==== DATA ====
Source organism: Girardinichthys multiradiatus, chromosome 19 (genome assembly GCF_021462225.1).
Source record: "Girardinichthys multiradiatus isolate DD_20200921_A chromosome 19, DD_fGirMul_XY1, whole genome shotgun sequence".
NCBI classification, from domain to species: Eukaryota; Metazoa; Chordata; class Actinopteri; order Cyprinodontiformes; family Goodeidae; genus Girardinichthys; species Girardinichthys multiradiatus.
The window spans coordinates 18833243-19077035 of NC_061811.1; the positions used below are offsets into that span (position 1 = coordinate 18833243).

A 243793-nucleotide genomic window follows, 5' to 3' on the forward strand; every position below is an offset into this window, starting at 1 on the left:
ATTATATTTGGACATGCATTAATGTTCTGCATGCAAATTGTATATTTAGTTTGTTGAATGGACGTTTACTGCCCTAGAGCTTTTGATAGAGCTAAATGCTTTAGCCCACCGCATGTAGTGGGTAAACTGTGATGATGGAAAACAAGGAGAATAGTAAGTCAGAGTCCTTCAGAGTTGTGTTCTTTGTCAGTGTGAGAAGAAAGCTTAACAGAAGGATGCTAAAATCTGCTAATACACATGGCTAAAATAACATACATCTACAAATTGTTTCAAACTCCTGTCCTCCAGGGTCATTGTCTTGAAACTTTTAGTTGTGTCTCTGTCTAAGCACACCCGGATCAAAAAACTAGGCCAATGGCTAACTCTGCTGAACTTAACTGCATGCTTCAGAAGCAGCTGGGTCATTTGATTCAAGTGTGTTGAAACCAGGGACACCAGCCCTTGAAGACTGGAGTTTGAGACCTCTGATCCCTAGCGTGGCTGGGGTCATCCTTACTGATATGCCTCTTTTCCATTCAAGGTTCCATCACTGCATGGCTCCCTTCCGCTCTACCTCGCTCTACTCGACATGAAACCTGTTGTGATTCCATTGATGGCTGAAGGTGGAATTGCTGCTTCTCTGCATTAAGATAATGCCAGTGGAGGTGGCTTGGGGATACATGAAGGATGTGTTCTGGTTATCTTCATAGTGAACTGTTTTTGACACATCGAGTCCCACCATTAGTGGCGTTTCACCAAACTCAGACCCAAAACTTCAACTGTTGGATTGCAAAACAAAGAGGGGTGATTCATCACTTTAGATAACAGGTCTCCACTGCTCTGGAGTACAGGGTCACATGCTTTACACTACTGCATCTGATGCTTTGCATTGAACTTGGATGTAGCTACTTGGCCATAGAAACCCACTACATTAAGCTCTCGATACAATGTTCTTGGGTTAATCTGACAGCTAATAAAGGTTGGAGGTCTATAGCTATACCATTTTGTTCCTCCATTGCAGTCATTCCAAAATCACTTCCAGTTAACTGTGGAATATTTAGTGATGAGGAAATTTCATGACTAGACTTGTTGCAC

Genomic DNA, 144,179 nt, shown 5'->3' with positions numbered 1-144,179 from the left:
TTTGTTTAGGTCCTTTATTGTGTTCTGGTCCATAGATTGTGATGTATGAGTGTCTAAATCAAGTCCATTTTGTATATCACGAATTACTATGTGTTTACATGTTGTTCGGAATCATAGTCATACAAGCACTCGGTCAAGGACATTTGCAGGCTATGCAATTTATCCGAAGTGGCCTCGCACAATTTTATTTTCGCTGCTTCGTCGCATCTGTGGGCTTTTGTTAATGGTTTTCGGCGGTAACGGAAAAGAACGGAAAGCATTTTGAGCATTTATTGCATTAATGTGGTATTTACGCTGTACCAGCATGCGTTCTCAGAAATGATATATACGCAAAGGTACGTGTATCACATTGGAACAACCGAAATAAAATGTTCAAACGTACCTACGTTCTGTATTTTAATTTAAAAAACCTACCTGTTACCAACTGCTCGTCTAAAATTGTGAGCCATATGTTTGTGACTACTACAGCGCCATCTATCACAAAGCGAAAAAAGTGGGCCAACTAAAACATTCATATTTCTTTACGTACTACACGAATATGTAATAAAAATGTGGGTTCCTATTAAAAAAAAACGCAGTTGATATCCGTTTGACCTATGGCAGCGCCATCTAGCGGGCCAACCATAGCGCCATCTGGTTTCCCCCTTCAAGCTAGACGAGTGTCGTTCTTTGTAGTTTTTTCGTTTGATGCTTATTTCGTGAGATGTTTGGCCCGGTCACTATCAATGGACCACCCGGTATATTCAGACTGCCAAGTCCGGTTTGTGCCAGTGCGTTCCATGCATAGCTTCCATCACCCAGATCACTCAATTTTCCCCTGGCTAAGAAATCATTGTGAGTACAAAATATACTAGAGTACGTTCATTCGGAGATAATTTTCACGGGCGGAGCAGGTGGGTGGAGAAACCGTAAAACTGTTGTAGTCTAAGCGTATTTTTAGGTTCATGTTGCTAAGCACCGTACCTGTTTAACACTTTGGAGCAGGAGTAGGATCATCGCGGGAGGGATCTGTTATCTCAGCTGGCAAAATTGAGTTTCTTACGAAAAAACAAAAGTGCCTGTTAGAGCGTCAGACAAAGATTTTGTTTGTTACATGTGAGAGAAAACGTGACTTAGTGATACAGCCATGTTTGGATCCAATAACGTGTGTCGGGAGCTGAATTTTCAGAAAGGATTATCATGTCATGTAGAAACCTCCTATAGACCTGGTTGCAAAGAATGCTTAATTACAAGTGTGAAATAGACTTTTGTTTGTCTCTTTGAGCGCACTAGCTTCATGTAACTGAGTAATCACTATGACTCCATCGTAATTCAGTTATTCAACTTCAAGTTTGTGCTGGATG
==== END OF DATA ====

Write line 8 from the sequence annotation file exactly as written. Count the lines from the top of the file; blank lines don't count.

TTTGTTTAGGTCCTTTATTGTGTTCTGGTCCATAGATTGTGATGTATGAGTGTCTAAATCAAGTCCATTTTGTATATCACGAATTACTATGTGTTTACATGTTGTTCGGAATCATAGTCATACAAGCACTCGGTCAAGGACATTTGCAGGCTATGCAATTTATCCGAAGTGGCCTCGCACAATTTTATTTTCGCTGCTTCGTCGCATCTGTGGGCTTTTGTTAATGGTTTTCGGCGGTAACGGAAAAGAACGGAAAGCATTTTGAGCATTTATTGCATTAATGTGGTATTTACGCTGTACCAGCATGCGTTCTCAGAAATGATATATACGCAAAGGTACGTGTATCACATTGGAACAACCGAAATAAAATGTTCAAACGTACCTACGTTCTGTATTTTAATTTAAAAAACCTACCTGTTACCAACTGCTCGTCTAAAATTGTGAGCCATATGTTTGTGACTACTACAGCGCCATCTATCACAAAGCGAAAAAAGTGGGCCAACTAAAACATTCATATTTCTTTACGTACTACACGAATATGTAATAAAAATGTGGGTTCCTATTAAAAAAAAACGCAGTTGATATCCGTTTGACCTATGGCAGCGCCATCTAGCGGGCCAACCATAGCGCCATCTGGTTTCCCCCTTCAAGCTAGACGAGTGTCGTTCTTTGTAGTTTTTTCGTTTGATGCTTATTTCGTGAGATGTTTGGCCCGGTCACTATCAATGGACCACCCGGTATATTCAGACTGCCAAGTCCGGTTTGTGCCAGTGCGTTCCATGCATAGCTTCCATCACCCAGATCACTCAATTTTCCCCTGGCTAAGAAATCATTGTGAGTACAAAATATACTAGAGTACGTTCATTCGGAGATAATTTTCACGGGCGGAGCAGGTGGGTGGAGAAACCGTAAAACTGTTGTAGTCTAAGCGTATTTTTAGGTTCATGTTGCTAAGCACCGTACCTGTTTAACACTTTGGAGCAGGAGTAGGATCATCGCGGGAGGGATCTGTTATCTCAGCTGGCAAAATTGAGTTTCTTACGAAAAAACAAAAGTGCCTGTTAGAGCGTCAGACAAAGATTTTGTTTGTTACATGTGAGAGAAAACGTGACTTAGTGATACAGCCATGTTTGGATCCAATAACGTGTGTCGGGAGCTGAATTTTCAGAAAGGATTATCATGTCATGTAGAAACCTCCTATAGACCTGGTTGCAAAGAATGCTTAATTACAAGTGTGAAATAGACTTTTGTTTGTCTCTTTGAGCGCACTAGCTTCATGTAACTGAGTAATCACTATGACTCCATCGTAATTCAGTTATTCAACTTCAAGTTTGTGCTGGATG